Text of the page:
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Amino Acids. 2013 May;44(5):1279-92. doi: 10.1007/s00726-013-1460-x. Epub 2013 Jan 23.

Quinacrine reactivity with prion proteins and prion-derived peptides.

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Institute of Organic Chemistry and Biochemistry, Academy of Sciences of the Czech Republic, Flemingovo nám. 2, 166 10, Prague 6, Czech Republic.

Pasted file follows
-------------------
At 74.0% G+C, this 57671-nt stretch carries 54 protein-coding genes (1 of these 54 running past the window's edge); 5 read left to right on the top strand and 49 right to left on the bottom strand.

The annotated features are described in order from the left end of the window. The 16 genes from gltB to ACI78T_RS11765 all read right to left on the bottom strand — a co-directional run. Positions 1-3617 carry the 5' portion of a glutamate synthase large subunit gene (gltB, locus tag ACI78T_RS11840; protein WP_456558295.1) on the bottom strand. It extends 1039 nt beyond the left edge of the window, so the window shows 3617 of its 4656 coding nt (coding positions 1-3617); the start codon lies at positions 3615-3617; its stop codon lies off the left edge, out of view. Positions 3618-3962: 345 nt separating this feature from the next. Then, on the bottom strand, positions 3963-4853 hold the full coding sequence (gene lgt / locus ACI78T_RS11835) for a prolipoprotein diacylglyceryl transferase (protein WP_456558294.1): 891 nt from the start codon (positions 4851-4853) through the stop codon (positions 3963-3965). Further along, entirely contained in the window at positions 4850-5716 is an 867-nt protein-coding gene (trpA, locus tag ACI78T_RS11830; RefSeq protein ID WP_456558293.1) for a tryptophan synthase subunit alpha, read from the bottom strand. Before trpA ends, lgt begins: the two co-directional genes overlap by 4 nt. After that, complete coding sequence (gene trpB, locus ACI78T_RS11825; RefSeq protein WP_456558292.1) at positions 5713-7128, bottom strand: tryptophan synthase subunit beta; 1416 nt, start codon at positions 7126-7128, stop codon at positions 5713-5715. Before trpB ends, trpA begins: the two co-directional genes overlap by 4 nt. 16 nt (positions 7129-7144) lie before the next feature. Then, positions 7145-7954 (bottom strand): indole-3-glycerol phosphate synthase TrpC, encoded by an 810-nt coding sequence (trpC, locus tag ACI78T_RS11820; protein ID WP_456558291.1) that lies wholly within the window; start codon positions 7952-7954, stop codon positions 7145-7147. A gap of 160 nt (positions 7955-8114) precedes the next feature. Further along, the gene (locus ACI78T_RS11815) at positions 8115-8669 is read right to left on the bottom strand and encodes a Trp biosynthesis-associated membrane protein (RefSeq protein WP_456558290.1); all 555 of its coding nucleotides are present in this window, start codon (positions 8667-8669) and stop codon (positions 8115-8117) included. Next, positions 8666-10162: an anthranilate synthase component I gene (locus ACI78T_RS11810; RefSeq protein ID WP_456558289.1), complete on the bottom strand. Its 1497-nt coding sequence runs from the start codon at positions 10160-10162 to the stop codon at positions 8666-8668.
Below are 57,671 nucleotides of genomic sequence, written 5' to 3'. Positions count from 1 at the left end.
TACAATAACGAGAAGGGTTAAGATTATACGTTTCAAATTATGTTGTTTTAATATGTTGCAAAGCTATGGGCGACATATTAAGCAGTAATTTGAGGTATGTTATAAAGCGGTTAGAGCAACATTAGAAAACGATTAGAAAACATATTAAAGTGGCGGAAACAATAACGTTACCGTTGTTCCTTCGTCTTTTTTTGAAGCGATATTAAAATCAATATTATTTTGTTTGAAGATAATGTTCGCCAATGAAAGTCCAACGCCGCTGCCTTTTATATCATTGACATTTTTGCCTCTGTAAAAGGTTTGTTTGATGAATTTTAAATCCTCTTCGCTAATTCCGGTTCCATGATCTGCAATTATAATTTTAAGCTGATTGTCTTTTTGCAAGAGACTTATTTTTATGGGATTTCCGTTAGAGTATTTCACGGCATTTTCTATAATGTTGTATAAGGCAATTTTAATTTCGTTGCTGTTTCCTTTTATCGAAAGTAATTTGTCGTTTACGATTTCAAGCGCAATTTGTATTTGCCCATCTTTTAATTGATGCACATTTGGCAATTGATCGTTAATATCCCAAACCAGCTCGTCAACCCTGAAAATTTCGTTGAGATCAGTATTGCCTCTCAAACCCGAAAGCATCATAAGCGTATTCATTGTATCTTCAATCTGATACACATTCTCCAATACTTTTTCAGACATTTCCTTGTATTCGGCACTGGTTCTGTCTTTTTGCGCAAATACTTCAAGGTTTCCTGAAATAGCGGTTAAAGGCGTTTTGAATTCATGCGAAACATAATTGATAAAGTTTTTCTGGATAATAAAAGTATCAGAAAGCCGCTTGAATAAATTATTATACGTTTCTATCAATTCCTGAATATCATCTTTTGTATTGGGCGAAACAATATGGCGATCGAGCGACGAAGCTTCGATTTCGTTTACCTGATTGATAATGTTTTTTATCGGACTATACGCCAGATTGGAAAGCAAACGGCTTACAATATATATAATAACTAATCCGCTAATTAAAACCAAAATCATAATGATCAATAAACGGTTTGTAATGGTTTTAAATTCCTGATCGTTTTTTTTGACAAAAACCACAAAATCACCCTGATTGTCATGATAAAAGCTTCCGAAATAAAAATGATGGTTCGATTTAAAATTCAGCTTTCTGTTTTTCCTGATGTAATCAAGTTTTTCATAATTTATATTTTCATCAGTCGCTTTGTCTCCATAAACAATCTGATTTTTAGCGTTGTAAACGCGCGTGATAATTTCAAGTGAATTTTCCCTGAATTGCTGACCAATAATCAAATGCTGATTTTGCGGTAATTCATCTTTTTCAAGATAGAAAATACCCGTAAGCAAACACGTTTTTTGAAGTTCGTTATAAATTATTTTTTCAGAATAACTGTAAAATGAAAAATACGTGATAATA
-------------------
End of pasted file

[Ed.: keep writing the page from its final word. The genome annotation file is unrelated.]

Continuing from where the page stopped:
Quinacrine is a drug that is known to heal neuronal cell culture infected with prions, which are the causative agents of neurodegenerative diseases called transmissible spongiform encephalopathies. However, the drug fails when it is applied in vivo. In this work, we analyzed the reason for this failure. The drug was suggested to "covalently" modify the prion protein via an acridinyl exchange reaction. To investigate this hypothesis more closely, the acridine moiety of quinacrine was covalently attached to the thiol groups of cysteines belonging to prion-derived peptides and to the full-length prion protein. The labeled compounds were conveniently monitored by fluorescence and absorption spectroscopy in the ultraviolet and visible spectral regions. The acridine moiety demonstrated characteristic UV-vis spectrum, depending on the substituent at the C-9 position of the acridine ring. These results confirm that quinacrine almost exclusively reacts with the thiol groups present in proteins and peptides. The chemical reaction alters the prion properties and increases the concentration of the acridine moiety in the prion protein.

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